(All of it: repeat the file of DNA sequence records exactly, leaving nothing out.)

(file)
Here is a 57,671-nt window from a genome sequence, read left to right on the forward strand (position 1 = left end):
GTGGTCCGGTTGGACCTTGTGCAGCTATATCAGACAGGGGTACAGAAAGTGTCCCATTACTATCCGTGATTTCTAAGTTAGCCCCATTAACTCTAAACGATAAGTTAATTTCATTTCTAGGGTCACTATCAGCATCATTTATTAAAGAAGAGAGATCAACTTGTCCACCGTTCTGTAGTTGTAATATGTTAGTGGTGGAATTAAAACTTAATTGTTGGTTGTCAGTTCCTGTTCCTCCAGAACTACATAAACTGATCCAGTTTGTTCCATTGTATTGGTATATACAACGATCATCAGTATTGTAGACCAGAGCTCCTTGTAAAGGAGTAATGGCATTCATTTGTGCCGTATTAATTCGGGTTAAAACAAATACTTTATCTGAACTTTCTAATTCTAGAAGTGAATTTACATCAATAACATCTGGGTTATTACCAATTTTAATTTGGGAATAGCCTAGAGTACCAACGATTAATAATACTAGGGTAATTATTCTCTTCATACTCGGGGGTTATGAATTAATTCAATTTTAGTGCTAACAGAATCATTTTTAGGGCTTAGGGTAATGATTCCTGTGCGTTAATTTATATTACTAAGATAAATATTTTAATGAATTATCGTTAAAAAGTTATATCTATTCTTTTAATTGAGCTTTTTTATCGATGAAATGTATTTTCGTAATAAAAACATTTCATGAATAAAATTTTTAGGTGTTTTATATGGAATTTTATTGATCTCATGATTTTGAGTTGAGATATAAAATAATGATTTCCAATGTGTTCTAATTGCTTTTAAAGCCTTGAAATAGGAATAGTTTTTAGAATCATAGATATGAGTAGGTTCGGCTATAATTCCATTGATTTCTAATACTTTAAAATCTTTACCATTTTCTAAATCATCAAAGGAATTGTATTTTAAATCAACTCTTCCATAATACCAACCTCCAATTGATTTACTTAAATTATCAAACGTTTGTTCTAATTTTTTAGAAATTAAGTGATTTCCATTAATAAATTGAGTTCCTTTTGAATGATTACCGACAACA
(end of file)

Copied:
Here is a 57,671-nt window from a genome sequence, read left to right on the forward strand (position 1 = left end):
GTGGTCCGGTTGGACCTTGTGCAGCTATATCAGACAGGGGTACAGAAAGTGTCCCATTACTATCCGTGATTTCTAAGTTAGCCCCATTAACTCTAAACGATAAGTTAATTTCATTTCTAGGGTCACTATCAGCATCATTTATTAAAGAAGAGAGATCAACTTGTCCACCGTTCTGTAGTTGTAATATGTTAGTGGTGGAATTAAAACTTAATTGTTGGTTGTCAGTTCCTGTTCCTCCAGAACTACATAAACTGATCCAGTTTGTTCCATTGTATTGGTATATACAACGATCATCAGTATTGTAGACCAGAGCTCCTTGTAAAGGAGTAATGGCATTCATTTGTGCCGTATTAATTCGGGTTAAAACAAATACTTTATCTGAACTTTCTAATTCTAGAAGTGAATTTACATCAATAACATCTGGGTTATTACCAATTTTAATTTGGGAATAGCCTAGAGTACCAACGATTAATAATACTAGGGTAATTATTCTCTTCATACTCGGGGGTTATGAATTAATTCAATTTTAGTGCTAACAGAATCATTTTTAGGGCTTAGGGTAATGATTCCTGTGCGTTAATTTATATTACTAAGATAAATATTTTAATGAATTATCGTTAAAAAGTTATATCTATTCTTTTAATTGAGCTTTTTTATCGATGAAATGTATTTTCGTAATAAAAACATTTCATGAATAAAATTTTTAGGTGTTTTATATGGAATTTTATTGATCTCATGATTTTGAGTTGAGATATAAAATAATGATTTCCAATGTGTTCTAATTGCTTTTAAAGCCTTGAAATAGGAATAGTTTTTAGAATCATAGATATGAGTAGGTTCGGCTATAATTCCATTGATTTCTAATACTTTAAAATCTTTACCATTTTCTAAATCATCAAAGGAATTGTATTTTAAATCAACTCTTCCATAATACCAACCTCCAATTGATTTACTTAAATTATCAAACGTTTGTTCTAATTTTTTAGAAATTAAGTGATTTCCATTAATAAATTGAGTTCCTTTTGAATGATTACCGACAACA